Lesson Notes By Weeks and Term - Primary 4


WEEK 10 & 11





Subtitle: Meaning of weed

Learning Objectives:

At the end of this  lesson, pupils should be able to:

  1. Define weed
  2. State 3 measures of controlling weeds
  3. State the characteristics of weed


The teacher will teach the lesson with the aid of: charts and pictures showing the different types of house.

Resources and Materials:

Scheme of work

All relevant materials          

9-Years Basic Education Curriculum

Online information                  

Building Background/connection to prior knowledge: pupils are familiar with the topic in their previous classes.


Description of a Weed

There are numerous definitions of a weed, including:

  • a plant out of place and not intentionally sown
  • a plant growing where it is not wanted
  • a plant whose virtues have not yet been discovered. (R.W.Emerson)
  • plants that are competitive, persistent, pernicious, and interfere negatively with human activity (Ross, et. al.)

Methods used in controlling weed

Cultural weed control – One of the easiest ways to control weeds is through prevention or cultural control. Close planting in the garden can reduce weed growth by eliminating open space. Cover crops are good for this as well. Adding mulch will prevent light from getting to weed seeds and prevents growth. Mechanical weed control –

Mechanical control of common weed plants can be accomplished through hand pulling, hoeing, digging or mowing (which slows growth and reduces seed formation). While these methods are effective, they can be time consuming.

Chemical weed control

Characteristics of weeds

Certain characteristics are associated with and allow the survival of weeds. Weeds posses one or more of the following:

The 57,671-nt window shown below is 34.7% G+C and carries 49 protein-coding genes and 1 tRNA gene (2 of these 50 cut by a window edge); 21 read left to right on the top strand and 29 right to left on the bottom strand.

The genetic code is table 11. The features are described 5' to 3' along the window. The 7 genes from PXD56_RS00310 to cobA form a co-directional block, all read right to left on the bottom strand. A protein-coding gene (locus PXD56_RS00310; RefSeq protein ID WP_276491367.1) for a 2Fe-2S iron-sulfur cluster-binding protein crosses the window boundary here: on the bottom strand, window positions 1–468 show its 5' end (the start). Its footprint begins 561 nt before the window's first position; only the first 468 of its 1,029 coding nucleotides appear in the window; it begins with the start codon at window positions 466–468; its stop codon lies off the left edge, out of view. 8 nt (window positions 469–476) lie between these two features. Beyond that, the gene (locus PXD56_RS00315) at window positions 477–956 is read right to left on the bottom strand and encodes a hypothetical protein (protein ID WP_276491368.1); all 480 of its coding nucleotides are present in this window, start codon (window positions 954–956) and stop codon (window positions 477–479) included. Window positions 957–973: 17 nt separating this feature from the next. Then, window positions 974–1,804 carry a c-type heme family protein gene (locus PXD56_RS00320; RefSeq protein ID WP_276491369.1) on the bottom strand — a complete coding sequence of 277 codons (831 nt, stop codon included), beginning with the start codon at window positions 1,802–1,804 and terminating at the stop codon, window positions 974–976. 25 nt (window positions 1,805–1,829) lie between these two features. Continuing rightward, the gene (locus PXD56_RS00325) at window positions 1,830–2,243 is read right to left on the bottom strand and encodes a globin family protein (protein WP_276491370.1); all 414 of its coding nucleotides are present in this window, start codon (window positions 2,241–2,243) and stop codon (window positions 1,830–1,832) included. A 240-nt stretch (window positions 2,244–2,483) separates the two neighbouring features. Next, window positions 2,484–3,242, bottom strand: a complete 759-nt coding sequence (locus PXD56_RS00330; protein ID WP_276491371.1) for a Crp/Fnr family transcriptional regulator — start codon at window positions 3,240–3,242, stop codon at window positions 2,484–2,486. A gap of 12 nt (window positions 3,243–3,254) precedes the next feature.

a) abundant seed production;
b) rapid population establishment;
c) seed dormancy;
d) long-term survival of buried seed;
e) adaptation for spread;
f) presence of vegetative reproductive structures; and
g) ability to occupy sites disturbed by human activities.

Weeds are troublesome in many ways. Primarily, they reduce crop yield by competing for water, light, soil nutrients, and space. Other problems associated with weeds in agriculture include:

a) reduced crop quality by contaminating the commodity;
b) interference with harvest;
c) serve as hosts for crop diseases or provide shelter for insects to
d) limit the choice of crop rotation sequences and cultural
practices; and
e) production of chemical substances which are toxic to crop plants
(allelopathy), animals, or humans.

Strategies& Activities:

Step: Teacher revises the previous topic.

Step 2: Teacher introduces the new topic.

Step3: Teacher explains the new topic.

Step4: Teacher welcomes pupils questions.

Step5: Teacher evaluates the pupils.

Assessment & Evaluation:

  1. Define weed
  2. State 3 measures of controlling weeds
  3. State the characteristics of weed

Wrap up (conclusion):

Teacher goes over the topic once again to enhance better understanding.


  1. Define weed
  2. State 3 measures of controlling weeds
  3. State the characteristics of weed

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